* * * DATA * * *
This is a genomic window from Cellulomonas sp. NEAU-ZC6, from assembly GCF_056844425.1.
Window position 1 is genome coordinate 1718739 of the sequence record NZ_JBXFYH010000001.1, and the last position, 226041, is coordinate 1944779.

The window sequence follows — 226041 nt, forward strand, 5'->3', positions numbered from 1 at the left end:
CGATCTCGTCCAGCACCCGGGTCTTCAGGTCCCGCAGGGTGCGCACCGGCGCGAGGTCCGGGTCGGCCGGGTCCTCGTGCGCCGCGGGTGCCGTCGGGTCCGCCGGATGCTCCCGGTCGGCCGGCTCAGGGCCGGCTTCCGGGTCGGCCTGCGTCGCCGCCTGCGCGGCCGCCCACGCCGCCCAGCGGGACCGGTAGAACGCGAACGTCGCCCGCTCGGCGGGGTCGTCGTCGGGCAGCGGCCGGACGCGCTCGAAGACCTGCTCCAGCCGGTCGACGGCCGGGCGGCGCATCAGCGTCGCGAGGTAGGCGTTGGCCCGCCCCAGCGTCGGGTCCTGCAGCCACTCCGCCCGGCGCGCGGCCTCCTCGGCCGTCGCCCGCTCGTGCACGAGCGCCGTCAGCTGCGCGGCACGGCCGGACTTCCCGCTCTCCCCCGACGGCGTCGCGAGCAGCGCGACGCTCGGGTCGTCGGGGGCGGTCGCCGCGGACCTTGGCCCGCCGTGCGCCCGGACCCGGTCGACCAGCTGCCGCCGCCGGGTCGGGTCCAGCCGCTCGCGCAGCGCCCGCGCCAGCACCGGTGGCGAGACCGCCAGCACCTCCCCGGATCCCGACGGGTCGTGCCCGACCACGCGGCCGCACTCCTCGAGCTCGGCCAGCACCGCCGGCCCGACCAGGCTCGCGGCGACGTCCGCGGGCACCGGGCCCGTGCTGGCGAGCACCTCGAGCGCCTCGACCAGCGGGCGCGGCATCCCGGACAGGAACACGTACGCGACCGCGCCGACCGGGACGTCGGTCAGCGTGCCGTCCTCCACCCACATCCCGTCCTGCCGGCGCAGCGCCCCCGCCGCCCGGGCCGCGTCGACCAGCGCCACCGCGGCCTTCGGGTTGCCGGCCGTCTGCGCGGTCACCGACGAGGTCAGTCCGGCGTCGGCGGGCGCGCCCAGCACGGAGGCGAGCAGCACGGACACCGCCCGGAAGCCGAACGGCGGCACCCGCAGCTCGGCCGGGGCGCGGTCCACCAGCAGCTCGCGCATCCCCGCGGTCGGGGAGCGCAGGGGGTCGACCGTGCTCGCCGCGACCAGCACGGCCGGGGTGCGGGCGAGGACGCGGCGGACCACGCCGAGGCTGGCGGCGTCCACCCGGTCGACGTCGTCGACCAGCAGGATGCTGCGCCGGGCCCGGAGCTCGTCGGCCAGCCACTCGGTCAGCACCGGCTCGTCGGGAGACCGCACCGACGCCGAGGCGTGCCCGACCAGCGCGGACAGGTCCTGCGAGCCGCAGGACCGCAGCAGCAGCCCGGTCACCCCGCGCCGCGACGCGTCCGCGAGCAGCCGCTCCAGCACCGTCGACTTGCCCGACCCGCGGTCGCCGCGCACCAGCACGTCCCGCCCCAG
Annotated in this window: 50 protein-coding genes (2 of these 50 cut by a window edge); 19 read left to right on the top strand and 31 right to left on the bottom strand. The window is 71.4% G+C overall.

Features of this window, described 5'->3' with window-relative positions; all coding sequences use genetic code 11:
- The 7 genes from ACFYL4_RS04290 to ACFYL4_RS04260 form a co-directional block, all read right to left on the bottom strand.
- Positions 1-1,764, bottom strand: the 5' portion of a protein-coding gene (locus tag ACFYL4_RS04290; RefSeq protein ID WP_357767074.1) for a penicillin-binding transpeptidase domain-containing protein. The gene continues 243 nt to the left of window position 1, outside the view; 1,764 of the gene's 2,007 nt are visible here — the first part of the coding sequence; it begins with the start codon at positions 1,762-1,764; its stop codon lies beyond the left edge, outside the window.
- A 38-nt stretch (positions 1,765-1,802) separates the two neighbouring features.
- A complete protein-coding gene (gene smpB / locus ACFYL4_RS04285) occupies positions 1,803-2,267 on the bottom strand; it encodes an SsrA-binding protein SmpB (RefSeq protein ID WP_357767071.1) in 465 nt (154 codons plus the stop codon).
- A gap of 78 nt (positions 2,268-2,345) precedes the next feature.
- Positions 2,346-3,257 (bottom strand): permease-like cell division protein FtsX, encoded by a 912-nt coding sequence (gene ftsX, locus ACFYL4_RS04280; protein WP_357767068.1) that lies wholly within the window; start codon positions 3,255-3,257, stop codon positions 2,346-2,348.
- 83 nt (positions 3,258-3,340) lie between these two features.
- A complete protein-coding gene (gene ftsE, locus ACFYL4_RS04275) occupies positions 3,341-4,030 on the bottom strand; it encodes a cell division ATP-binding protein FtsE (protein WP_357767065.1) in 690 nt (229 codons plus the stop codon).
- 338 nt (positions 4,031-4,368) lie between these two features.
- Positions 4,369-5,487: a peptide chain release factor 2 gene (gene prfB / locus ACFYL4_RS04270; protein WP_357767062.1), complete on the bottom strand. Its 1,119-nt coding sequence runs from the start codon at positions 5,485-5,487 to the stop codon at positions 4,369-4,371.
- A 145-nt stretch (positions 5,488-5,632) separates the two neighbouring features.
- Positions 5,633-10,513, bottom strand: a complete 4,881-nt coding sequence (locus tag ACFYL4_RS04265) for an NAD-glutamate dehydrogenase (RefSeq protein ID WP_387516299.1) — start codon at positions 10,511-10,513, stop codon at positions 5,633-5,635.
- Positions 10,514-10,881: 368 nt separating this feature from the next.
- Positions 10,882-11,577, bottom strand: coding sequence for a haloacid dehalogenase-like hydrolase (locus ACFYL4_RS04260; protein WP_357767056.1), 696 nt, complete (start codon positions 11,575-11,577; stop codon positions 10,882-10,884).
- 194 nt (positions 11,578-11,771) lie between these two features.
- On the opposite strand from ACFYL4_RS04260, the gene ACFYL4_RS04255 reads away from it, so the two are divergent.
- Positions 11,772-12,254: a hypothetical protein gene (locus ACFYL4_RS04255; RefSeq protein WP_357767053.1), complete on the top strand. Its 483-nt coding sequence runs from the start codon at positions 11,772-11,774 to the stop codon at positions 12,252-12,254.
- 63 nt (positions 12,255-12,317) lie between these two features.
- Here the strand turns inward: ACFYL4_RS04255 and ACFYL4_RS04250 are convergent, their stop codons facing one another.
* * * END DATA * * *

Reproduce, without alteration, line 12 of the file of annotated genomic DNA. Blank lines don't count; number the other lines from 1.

- Positions 2,346-3,257 (bottom strand): permease-like cell division protein FtsX, encoded by a 912-nt coding sequence (gene ftsX, locus ACFYL4_RS04280; protein WP_357767068.1) that lies wholly within the window; start codon positions 3,255-3,257, stop codon positions 2,346-2,348.